Do All ACL Tears Need Surgery?
The knee is a complex and weight-bearing joint structure that bears the brunt of most of our activities during the day. Over time, the four ligaments in the knee as well as the cartilage in the joint can begin to weaken and degenerate. Sudden movements, strenuous activities or injuries can cause a tear of a ligament in the knee – most commonly the Anterior Cruciate Ligament or ACL. This ligament runs diagonally across the middle of the knee and serves to keep it stable when we make turning or cutting movements, especially in sports.
ACL injuries are very common, and many patients may know immediately that they have injured or torn the ligament. While the initial injury creates pain, swelling and instability in the knee, some patients continue to push through causing more damage. Therefore, a prompt visit to an orthopedic surgeon is important. Partially torn ACLs often respond well over the course of a 3- to 6-month rehabilitation program. Some patients still experience instability even after this time. However, a complete tear of the ACL tends to have poor outcomes without surgery.
Does That Mean All Complete ACL Ruptures Require Surgery?
Not exactly. The first consideration when evaluating a patient for ACL surgery is what their expected activity level will be. If they do not intend to participate in sports that would require cutting movements, they may be able to proceed without surgery, possibly only needing a stability aid, such as a knee brace.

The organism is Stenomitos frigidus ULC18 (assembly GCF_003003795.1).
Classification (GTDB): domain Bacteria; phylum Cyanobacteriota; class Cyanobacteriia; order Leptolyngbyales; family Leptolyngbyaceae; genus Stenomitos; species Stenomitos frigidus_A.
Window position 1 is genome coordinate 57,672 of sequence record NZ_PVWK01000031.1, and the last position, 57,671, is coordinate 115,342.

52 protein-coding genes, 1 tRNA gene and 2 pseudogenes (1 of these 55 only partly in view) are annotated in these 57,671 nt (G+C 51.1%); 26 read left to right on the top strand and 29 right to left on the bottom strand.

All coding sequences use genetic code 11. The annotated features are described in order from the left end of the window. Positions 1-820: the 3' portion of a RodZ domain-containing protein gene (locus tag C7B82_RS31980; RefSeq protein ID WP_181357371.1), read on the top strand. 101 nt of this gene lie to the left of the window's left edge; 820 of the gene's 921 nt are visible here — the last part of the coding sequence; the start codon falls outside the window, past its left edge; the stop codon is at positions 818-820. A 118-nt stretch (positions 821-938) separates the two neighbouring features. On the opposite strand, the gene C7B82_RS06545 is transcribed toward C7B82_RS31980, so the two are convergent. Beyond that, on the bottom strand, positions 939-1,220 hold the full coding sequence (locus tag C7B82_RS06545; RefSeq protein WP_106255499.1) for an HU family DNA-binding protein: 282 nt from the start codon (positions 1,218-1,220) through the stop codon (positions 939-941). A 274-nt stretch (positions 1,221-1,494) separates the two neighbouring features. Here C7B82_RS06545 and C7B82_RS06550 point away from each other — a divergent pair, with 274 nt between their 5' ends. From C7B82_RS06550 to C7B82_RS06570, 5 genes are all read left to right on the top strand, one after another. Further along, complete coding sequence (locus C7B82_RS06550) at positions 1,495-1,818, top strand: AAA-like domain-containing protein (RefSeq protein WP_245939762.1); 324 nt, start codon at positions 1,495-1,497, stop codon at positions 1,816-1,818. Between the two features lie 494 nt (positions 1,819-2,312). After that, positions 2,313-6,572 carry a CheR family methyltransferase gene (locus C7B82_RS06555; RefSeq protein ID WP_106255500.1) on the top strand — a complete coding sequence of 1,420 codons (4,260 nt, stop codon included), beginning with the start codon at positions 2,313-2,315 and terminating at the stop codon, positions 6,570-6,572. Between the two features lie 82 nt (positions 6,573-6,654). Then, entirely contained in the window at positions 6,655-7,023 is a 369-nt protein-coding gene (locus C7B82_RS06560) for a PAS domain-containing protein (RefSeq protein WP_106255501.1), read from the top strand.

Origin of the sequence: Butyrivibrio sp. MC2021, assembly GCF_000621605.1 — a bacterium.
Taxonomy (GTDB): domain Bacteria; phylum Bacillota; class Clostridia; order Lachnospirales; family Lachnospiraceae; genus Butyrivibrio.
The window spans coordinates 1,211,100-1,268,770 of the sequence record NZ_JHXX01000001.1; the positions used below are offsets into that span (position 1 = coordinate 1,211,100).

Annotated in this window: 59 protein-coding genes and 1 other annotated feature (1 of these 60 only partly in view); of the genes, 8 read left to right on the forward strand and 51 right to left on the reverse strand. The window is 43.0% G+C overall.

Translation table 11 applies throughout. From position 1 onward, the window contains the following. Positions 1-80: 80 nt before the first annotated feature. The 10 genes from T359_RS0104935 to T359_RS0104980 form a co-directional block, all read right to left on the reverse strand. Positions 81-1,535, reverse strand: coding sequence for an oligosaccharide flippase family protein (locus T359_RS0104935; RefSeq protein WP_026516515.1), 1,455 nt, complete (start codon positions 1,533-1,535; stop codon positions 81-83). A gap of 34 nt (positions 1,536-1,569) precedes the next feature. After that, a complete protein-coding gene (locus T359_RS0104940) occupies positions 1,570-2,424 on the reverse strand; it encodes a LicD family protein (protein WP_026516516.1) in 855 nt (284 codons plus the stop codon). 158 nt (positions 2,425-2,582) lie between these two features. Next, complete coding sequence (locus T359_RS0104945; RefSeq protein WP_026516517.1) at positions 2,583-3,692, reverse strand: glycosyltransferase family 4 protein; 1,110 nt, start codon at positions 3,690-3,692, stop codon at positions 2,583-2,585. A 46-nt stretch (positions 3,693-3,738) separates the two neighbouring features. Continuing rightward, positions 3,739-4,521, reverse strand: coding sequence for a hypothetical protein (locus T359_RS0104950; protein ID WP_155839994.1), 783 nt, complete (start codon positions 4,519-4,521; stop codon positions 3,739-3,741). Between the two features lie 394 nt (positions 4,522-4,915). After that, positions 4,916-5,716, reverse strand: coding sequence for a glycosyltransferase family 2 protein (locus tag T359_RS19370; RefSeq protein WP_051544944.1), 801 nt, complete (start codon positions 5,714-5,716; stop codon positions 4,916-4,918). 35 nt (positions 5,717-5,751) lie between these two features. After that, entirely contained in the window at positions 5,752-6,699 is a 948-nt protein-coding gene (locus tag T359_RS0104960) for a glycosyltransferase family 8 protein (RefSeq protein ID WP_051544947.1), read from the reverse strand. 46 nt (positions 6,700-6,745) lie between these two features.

Rarely, a patient can perform all their normal activities even with a torn ACL, experiencing minimal or no instability, however this is most definitely the exception, not the rule.
Yet others, will experience instability of the knee even when doing normal daily activities or non-cutting sports. The degree to which this instability interferes with their lifestyle will go a long way in determining whether surgery is indicated.
Longer-term, patients with an ACL injury may have repeated episodes of instability in the knee affecting surrounding structures including the meniscus or cartilage. If the surrounding structures are damaged, knee pain and disability may occur, and surgery may be inevitable. Further, if the patient experiences a combined injury – for example an ACL tear and a meniscus tear, surgery is usually the best course of action.
Children whose growth plates are still open are less likely to undergo surgical repair of an ACL tear due to the potential for stunted growth.
Is Surgery a Safe and Effective Option?
When a patient comes to us looking to have their ACL reconstructed, we first make sure that they are a good candidate for a safe surgery. Generally speaking, surgery to rebuild the ACL is very effective and the risks of surgery are relatively low in part because it is most often performed arthroscopically and also because Dr. Manning is an expert in ACL reconstruction.
To learn more, please contact our office to schedule a consultation with Dr. Manning. During the consultation you will have the opportunity to decide if an ACL surgical reconstruction is appropriate or if nonsurgical treatment can be pursued.